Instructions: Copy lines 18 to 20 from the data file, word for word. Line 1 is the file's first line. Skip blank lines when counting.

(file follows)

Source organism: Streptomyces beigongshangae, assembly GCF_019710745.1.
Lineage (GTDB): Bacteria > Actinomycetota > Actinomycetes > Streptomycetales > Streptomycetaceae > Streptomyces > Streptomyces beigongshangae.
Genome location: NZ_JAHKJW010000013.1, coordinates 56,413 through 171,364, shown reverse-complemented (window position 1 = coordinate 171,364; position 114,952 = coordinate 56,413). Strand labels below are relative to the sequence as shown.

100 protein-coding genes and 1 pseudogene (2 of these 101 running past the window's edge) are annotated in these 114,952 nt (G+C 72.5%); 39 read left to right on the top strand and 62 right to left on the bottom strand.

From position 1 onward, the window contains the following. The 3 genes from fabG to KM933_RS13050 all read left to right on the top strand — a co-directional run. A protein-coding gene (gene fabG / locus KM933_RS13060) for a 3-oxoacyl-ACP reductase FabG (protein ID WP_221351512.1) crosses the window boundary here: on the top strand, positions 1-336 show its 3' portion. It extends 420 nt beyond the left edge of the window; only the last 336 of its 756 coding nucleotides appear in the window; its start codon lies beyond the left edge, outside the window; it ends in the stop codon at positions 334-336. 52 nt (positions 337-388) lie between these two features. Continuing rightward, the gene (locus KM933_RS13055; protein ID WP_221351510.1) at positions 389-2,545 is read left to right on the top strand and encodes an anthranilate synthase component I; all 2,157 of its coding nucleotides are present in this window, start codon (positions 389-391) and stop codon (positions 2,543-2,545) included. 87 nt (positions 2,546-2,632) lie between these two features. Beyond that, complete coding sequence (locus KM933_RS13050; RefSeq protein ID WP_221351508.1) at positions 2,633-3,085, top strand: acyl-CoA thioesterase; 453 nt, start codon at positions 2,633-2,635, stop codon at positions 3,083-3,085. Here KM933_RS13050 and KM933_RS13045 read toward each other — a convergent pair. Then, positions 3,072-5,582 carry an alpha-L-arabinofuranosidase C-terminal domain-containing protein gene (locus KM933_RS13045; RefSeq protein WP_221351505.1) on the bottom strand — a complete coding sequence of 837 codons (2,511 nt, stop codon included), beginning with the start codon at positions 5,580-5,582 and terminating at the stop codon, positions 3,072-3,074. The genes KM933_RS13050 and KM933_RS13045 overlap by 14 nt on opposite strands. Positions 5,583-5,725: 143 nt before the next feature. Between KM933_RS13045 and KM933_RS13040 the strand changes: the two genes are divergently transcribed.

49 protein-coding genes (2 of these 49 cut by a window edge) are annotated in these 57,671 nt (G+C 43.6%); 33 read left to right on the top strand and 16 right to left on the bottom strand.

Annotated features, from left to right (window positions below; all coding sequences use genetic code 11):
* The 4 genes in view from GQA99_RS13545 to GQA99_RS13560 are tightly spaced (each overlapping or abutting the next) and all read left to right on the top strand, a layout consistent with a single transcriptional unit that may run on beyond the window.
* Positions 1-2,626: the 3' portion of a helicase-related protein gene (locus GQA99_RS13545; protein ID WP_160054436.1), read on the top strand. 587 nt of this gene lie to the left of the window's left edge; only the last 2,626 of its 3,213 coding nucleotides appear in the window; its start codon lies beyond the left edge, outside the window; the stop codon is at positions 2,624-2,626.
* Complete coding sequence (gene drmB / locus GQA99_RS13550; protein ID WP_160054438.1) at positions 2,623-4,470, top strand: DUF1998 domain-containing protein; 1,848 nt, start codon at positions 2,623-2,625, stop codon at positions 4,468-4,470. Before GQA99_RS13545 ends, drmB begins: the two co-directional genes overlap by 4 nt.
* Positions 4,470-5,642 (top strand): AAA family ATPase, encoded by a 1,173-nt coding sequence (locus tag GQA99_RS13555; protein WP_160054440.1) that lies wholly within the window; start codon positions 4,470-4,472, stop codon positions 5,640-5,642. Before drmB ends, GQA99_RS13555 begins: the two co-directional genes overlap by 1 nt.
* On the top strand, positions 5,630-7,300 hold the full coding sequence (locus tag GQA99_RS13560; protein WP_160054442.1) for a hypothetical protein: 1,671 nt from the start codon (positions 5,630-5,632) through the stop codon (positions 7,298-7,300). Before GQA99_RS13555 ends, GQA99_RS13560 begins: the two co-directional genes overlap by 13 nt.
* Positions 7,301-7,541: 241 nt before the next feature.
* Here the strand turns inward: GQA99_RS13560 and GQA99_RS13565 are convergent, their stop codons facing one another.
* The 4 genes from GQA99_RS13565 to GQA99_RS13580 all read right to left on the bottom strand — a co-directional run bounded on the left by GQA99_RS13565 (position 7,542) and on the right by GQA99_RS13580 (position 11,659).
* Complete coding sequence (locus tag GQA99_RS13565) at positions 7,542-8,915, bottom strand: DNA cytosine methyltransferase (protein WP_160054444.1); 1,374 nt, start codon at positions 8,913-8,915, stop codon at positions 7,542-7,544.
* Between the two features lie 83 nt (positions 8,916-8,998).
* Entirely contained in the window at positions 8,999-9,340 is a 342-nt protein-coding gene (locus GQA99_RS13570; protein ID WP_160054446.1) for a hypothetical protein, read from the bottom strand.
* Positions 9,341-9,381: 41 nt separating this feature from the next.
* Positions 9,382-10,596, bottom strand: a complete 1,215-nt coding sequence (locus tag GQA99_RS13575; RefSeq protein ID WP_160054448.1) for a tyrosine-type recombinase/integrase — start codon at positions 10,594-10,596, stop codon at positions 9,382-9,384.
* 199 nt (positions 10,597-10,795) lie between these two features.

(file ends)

* Entirely contained in the window at positions 8,999-9,340 is a 342-nt protein-coding gene (locus GQA99_RS13570; protein ID WP_160054446.1) for a hypothetical protein, read from the bottom strand.
* Positions 9,341-9,381: 41 nt separating this feature from the next.
* Positions 9,382-10,596, bottom strand: a complete 1,215-nt coding sequence (locus tag GQA99_RS13575; RefSeq protein ID WP_160054448.1) for a tyrosine-type recombinase/integrase — start codon at positions 10,594-10,596, stop codon at positions 9,382-9,384.